Rising home prices throughout the country are creating housing needs for communities everywhere.
Housing experts say there are multiple tools that can be used to address workforce housing shortages, but there is no magic, one-size fits all, answer.
Luis Torres with the Texas Real Estate Research Center said a city or county can help out directly by purchasing homes or subsidizing the purchase of land for affordable housing – but both of those options do cost taxpayers’ money.
Alex Schwartz, a Professor of Public and Urban Policy at The New School in New York, said sometimes local governments offer low interest rates on home loans – although he said that likely wouldn’t help much now with interest rates already extremely low.
Torres and Schwartz both said local governments need to be mindful of their regulations when housing prices are already at a premium.
“I think one of the biggest things is to not try to implement more regulation,” Torres said. “I think the issue is to try not to introduce more cost burdens on the home builders.”
Schwartz said governments could also tweak the building code requirements or land use regulations like minimum lot or house sizes, in an effort to encourage affordable housing development.
“That will reduce the cost,” he said. “If you are only building large houses on large lots, that housing is not going to be as affordable.”
Torres said another common tactic is for local governments to create partnerships with private businesses in an effort to tackle the issue.
“There are some solutions, but it is a question at the end of the day of private industry and government getting together and discussing what the best outcome for us is,” Torres said. “But definitely don’t add more cost and red tape for the home builder.”
Locally, Lake Havasu City officials have said they prefer to foster private partnerships to develop workforce housing rather than have the city jump into the real estate market itself.
“The city is not in the business of building houses or being a landlord,” said Lake Havasu City Manager Jess Knudson. “The city’s role is to bridge partnerships and bring the people to the table that we think would create some synergy with others. You need the investors, you need the landowners, you need the developers, and water experts and all those folks who need to be in the room to make the project advance. So we are doing our best to build those partnerships on the public side and on the private side.”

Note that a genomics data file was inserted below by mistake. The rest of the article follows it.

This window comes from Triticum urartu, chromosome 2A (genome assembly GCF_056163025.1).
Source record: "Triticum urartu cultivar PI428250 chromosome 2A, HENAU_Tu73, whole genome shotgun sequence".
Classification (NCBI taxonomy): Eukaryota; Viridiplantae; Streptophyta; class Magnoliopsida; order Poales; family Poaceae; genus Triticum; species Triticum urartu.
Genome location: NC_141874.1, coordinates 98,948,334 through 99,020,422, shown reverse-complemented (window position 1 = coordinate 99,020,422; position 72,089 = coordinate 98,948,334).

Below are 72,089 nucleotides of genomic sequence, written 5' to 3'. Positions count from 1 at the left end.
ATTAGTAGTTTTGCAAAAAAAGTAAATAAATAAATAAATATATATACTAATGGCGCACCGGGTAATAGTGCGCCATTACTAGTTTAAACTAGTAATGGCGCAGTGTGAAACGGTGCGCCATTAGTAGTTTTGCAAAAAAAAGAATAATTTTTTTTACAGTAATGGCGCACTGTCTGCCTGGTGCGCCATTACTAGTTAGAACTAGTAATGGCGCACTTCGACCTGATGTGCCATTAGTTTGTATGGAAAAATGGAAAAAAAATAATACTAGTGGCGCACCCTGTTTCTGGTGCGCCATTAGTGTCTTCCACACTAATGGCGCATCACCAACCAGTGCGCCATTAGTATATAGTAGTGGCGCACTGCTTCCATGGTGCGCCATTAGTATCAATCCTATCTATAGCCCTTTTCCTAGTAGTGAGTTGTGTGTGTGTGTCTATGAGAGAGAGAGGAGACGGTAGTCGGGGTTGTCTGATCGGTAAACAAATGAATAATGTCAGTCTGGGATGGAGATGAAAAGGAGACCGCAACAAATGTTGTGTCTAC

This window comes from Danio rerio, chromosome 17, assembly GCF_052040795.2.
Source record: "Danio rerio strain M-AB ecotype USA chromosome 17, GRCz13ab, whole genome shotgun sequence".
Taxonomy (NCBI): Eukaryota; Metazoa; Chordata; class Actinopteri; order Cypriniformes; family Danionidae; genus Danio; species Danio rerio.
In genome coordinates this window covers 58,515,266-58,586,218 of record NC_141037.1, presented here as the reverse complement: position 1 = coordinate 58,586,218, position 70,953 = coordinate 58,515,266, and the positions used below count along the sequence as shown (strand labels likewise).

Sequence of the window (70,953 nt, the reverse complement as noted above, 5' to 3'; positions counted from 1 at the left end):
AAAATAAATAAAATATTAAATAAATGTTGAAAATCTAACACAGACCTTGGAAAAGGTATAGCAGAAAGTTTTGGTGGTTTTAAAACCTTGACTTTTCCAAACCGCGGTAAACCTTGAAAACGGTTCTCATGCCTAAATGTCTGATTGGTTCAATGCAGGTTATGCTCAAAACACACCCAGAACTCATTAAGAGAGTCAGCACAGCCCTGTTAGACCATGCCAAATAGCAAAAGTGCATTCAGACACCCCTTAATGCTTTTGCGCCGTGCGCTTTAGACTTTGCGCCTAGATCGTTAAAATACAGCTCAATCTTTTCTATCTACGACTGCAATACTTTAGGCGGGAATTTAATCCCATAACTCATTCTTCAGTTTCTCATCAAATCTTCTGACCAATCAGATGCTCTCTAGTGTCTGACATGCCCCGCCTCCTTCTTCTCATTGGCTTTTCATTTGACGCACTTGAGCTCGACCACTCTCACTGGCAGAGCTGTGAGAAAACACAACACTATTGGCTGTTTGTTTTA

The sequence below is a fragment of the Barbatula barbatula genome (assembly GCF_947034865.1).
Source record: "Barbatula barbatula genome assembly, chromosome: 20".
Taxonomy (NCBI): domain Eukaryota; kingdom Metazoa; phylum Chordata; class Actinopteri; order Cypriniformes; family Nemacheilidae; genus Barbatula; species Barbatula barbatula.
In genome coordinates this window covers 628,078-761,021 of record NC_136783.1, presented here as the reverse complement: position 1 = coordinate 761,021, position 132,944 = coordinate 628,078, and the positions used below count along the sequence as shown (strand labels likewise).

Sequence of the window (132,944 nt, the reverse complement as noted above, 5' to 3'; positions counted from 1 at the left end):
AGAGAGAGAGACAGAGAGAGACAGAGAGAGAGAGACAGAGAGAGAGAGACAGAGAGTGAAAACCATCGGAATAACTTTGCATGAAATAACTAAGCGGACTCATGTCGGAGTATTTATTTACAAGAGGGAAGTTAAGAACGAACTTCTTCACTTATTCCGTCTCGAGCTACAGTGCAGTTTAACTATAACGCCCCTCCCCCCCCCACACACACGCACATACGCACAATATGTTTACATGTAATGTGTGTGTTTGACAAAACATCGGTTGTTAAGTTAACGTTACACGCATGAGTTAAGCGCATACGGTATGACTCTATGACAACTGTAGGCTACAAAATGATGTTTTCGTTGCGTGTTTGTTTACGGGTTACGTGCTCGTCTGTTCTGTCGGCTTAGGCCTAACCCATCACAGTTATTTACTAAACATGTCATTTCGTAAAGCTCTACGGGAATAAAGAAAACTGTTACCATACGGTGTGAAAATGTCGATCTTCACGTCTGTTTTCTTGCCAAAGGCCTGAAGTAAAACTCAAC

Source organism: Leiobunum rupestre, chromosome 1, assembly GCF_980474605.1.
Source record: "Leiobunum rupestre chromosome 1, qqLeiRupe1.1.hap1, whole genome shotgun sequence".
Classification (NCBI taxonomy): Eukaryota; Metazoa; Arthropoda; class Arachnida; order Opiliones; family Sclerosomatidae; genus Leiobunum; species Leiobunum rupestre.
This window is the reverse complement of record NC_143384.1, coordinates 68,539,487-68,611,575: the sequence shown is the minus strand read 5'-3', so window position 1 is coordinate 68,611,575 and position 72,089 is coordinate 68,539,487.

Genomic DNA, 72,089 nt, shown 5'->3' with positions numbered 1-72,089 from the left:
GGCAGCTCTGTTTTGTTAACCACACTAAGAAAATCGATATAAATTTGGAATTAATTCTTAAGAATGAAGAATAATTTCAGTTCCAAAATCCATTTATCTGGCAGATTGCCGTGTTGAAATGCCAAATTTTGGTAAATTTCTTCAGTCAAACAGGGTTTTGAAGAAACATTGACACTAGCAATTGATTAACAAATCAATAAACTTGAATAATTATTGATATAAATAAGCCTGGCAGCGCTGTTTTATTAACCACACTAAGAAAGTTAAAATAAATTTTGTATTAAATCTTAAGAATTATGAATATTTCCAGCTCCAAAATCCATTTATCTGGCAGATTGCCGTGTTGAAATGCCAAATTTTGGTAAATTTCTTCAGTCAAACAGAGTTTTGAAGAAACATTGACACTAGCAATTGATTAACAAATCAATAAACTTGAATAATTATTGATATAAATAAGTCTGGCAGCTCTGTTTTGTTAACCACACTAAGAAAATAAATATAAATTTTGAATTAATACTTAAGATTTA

Knudson said the city encourages any type of new construction project to reach out and work with the city, but Havasu is particularly interested in potential workforce housing developments. He said the city can help encourage such development through giving the potential investor the resources they need to complete their plans, walking them through the city’s zoning, and more. Mayor Cal Sheehy said in some cases the city helps to bring people together who can partner on affordable housing developments.
“If we have a land partner we will bring together a financial partner,” Sheehy said.
Sheehy said he is meeting regularly with about five such groups who are exploring different methods and types of workforce housing for various projects in the area.
Partnership for Economic Development CEO James Gray said his organization is also involved in helping out with anyone interested in workforce housing developments. He said the PED tries to help out in any way they can, ranging from finding a piece of land to identifying state financial incentives available for the project.
City officials say there are several groups exploring various potential workforce housing models to see if a project is financially viable in Lake Havasu City.
“We are hopeful that one or more of these projects will be able to move forward that will give some relief for attainable and workforce housing measures within our area,” Sheehy said. “We are also expanding that to areas outside of the city boundaries, so county areas that make sense like Havasu Heights that can offer another type of solution.”
In the end, however, the city says it will be up to private industry to move forward with any particular potential solution.
“When it comes down to the details [the city is] not putting any money in, we are not putting land in, so we need to bring those people together,” Sheehy said. “We are very involved, but obviously we have less say when I have no money in the game. But we have a lot of influence and we use it to bring awareness to the issue, which is how we started before the pandemic.”